A “deaf” café is to open in Brighton this month. It will be the first sign language venue of its kind in the city.
Dottie’s Café, in East Brighton Park, in Wilson Avenue, will be run by deaf staff and sign interpreters and will be open to everyone.
The team behind the concept prefer the term “signing community café” and emphasise that all are welcome.
The menu will include audio descriptions and braille – and food can be ordered by customers verbally or using British Sign Language (BSL).
The not-for-profit café opened a few weeks ago with a minimal menu but it has its official opening on Saturday 15 October with its full menu and facilities.
The free event will run from 10am to 4pm and will include face painting, a dog show, deaf bikers, a bouncy castle – and the mayor Councillor Pete West will be attending.
In the evening there will be an exclusive VIP launch party which will feature a pop-up chef providing a three-course meal. Tickets for the evening event will be £20 and can be bought at the café.
Ruthanne Garrett, a member of the community interest company that set the café up, said: “The café was created with the purpose of raising awareness of and making deafness less scary for hearing people. Deaf people have opened the café to help the community.
“We plan to set up a local tourist information area, run courses for children who are currently not in school, have space available for those who home educate their children and run a range of courses including BSL, driving theory, English and computing skills in BSL.
“There is also a wellbeing room which charities and community groups can use throughout the month, including debt charities, signing hairdressers and reiki healers.”
Community office manager Stephanie Hajebi said: “Dottie’s Café is doing so well and the community is fantastic.
“We had a lot of customers who are very excited about the café and its community. The local community has been very generous with donations of items and time. We have had a few volunteers come in to help freshen up the building with a lick of paint.”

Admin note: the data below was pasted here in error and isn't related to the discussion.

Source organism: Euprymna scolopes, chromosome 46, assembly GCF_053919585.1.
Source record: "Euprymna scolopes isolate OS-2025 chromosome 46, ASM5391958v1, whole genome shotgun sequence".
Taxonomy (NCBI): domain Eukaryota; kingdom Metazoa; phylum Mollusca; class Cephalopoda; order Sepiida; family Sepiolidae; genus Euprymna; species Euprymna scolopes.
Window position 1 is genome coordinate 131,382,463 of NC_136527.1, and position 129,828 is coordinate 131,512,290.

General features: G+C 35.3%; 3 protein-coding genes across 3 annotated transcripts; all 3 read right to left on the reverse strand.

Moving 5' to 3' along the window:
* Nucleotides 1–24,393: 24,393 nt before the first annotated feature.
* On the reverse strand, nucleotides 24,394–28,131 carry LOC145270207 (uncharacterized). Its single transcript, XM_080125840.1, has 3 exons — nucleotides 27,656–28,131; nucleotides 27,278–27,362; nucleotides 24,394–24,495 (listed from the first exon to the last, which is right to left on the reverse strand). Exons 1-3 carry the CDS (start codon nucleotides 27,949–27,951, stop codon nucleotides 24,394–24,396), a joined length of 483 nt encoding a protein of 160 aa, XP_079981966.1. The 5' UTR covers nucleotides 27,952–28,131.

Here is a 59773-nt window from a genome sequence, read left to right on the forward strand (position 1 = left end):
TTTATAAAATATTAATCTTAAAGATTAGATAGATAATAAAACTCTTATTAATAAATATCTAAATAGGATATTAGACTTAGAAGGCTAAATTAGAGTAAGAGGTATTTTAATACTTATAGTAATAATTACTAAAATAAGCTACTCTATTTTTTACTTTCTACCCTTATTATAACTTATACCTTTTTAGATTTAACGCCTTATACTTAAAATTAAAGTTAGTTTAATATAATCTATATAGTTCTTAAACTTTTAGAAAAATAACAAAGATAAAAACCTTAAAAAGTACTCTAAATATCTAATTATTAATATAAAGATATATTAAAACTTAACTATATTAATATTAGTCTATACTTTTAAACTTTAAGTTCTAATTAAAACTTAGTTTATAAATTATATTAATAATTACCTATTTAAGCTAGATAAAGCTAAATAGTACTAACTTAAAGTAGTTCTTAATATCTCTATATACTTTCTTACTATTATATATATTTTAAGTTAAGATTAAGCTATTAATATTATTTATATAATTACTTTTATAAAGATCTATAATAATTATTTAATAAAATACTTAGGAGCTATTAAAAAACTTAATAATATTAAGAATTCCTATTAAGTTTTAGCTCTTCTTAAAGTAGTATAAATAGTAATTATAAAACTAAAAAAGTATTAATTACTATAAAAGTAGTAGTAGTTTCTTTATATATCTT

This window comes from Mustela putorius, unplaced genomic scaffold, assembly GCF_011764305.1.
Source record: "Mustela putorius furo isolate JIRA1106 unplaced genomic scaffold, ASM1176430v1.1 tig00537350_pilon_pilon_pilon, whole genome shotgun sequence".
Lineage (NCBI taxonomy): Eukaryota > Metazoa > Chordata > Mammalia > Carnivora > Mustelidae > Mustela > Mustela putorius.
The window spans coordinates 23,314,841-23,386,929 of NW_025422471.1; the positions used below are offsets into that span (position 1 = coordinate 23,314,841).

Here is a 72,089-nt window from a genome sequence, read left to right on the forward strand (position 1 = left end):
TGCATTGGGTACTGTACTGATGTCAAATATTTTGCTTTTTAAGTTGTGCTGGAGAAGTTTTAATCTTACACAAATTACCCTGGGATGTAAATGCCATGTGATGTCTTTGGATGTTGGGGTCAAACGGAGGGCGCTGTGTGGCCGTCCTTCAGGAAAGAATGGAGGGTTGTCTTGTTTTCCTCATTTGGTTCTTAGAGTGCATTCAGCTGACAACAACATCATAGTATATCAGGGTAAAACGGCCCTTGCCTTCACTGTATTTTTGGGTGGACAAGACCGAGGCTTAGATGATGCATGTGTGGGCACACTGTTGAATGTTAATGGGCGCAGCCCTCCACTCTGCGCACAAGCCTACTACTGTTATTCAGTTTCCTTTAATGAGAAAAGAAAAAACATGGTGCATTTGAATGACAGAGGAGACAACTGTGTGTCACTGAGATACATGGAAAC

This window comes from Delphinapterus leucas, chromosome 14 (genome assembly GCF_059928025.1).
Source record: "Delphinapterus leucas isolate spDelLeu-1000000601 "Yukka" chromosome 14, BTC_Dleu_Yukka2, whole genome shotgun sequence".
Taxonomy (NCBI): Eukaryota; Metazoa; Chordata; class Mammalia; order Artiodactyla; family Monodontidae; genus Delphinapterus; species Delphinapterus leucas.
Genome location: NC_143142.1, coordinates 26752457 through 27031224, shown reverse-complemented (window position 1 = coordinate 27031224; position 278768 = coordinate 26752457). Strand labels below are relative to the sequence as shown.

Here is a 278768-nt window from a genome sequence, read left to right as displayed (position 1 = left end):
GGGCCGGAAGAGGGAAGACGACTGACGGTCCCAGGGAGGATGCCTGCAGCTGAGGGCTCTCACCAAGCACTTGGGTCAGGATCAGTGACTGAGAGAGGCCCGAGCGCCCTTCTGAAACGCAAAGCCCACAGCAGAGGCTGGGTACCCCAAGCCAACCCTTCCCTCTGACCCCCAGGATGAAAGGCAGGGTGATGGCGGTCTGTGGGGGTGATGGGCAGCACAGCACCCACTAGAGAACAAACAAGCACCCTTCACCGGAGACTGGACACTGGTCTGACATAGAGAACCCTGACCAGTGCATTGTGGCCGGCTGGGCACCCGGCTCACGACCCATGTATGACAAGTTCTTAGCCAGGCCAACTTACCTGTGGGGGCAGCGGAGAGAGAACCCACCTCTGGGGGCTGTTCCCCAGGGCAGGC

There are currently eight paid staff at the café and a group of volunteers. Cupcake Shake, a business run by local teenagers, will have an outlet within Dottie’s which will provide work experience opportunities for teenagers.
More than 30 sixth-formers from Hamilton Lodge, the Brighton school and college for deaf children, recently helped to decorate the café.
The café welcomes volunteers with hearing or additional needs and it has a support worker available daily to ensure all volunteers are supported.
Mrs Hajebi said that the café would provide “high-quality, delicious food and drink while looking at ways to address food poverty and reduce food waste within the city”.
She said: “We are working with the Brighton and Hove Food Partnership to look at providing healthy, low-cost meals at weekends for the community. There will also be one low-cost meal on the menu every day during the week.”
Café staff and volunteers are currently fundraising for kitchen equipment, crockery and furniture and have raised £282 on their crowdfunding page so far. They hope to raise £7,500 in total.
Customers of the café have praised its work, with one saying: “The staff here are very kind and have such exciting ideas for the café. For example, they thought it would be great to have basic signs in photo frames so customers can try to sign to the deaf employees.”
Mrs Hajebi said that Dottie’s Café motto was: “To be the ‘in crowd’ that everyone is welcome to be in.”
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